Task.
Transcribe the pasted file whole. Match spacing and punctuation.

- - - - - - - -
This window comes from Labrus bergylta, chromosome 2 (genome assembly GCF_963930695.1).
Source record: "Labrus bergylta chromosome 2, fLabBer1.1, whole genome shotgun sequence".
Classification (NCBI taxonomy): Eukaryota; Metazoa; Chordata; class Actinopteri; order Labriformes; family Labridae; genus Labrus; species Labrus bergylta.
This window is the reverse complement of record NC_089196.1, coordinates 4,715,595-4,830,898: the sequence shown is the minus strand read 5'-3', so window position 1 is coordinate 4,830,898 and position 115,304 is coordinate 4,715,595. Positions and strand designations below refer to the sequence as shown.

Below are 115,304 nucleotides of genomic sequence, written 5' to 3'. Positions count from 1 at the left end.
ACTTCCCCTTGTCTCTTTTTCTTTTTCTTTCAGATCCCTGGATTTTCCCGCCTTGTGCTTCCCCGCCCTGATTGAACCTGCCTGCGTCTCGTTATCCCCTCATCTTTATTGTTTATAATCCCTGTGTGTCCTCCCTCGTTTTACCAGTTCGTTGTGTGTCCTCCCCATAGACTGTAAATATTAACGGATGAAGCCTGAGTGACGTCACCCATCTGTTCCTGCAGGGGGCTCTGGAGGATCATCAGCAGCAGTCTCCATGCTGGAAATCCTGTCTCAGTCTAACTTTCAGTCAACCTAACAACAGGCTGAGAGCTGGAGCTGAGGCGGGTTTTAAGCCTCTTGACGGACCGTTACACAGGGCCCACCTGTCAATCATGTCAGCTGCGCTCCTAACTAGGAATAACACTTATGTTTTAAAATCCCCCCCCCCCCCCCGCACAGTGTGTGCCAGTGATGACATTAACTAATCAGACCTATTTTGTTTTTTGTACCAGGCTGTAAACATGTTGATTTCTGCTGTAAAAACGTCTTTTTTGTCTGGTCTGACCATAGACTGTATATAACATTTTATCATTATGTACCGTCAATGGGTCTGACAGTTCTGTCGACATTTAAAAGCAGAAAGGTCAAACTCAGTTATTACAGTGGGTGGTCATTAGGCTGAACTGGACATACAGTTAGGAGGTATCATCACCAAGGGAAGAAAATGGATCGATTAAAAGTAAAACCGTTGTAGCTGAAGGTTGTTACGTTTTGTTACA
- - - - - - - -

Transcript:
This window comes from Labrus bergylta, chromosome 2 (genome assembly GCF_963930695.1).
Source record: "Labrus bergylta chromosome 2, fLabBer1.1, whole genome shotgun sequence".
Classification (NCBI taxonomy): Eukaryota; Metazoa; Chordata; class Actinopteri; order Labriformes; family Labridae; genus Labrus; species Labrus bergylta.
This window is the reverse complement of record NC_089196.1, coordinates 4,715,595-4,830,898: the sequence shown is the minus strand read 5'-3', so window position 1 is coordinate 4,830,898 and position 115,304 is coordinate 4,715,595. Positions and strand designations below refer to the sequence as shown.

Below are 115,304 nucleotides of genomic sequence, written 5' to 3'. Positions count from 1 at the left end.
ACTTCCCCTTGTCTCTTTTTCTTTTTCTTTCAGATCCCTGGATTTTCCCGCCTTGTGCTTCCCCGCCCTGATTGAACCTGCCTGCGTCTCGTTATCCCCTCATCTTTATTGTTTATAATCCCTGTGTGTCCTCCCTCGTTTTACCAGTTCGTTGTGTGTCCTCCCCATAGACTGTAAATATTAACGGATGAAGCCTGAGTGACGTCACCCATCTGTTCCTGCAGGGGGCTCTGGAGGATCATCAGCAGCAGTCTCCATGCTGGAAATCCTGTCTCAGTCTAACTTTCAGTCAACCTAACAACAGGCTGAGAGCTGGAGCTGAGGCGGGTTTTAAGCCTCTTGACGGACCGTTACACAGGGCCCACCTGTCAATCATGTCAGCTGCGCTCCTAACTAGGAATAACACTTATGTTTTAAAATCCCCCCCCCCCCCCCGCACAGTGTGTGCCAGTGATGACATTAACTAATCAGACCTATTTTGTTTTTTGTACCAGGCTGTAAACATGTTGATTTCTGCTGTAAAAACGTCTTTTTTGTCTGGTCTGACCATAGACTGTATATAACATTTTATCATTATGTACCGTCAATGGGTCTGACAGTTCTGTCGACATTTAAAAGCAGAAAGGTCAAACTCAGTTATTACAGTGGGTGGTCATTAGGCTGAACTGGACATACAGTTAGGAGGTATCATCACCAAGGGAAGAAAATGGATCGATTAAAAGTAAAACCGTTGTAGCTGAAGGTTGTTACGTTTTGTTACA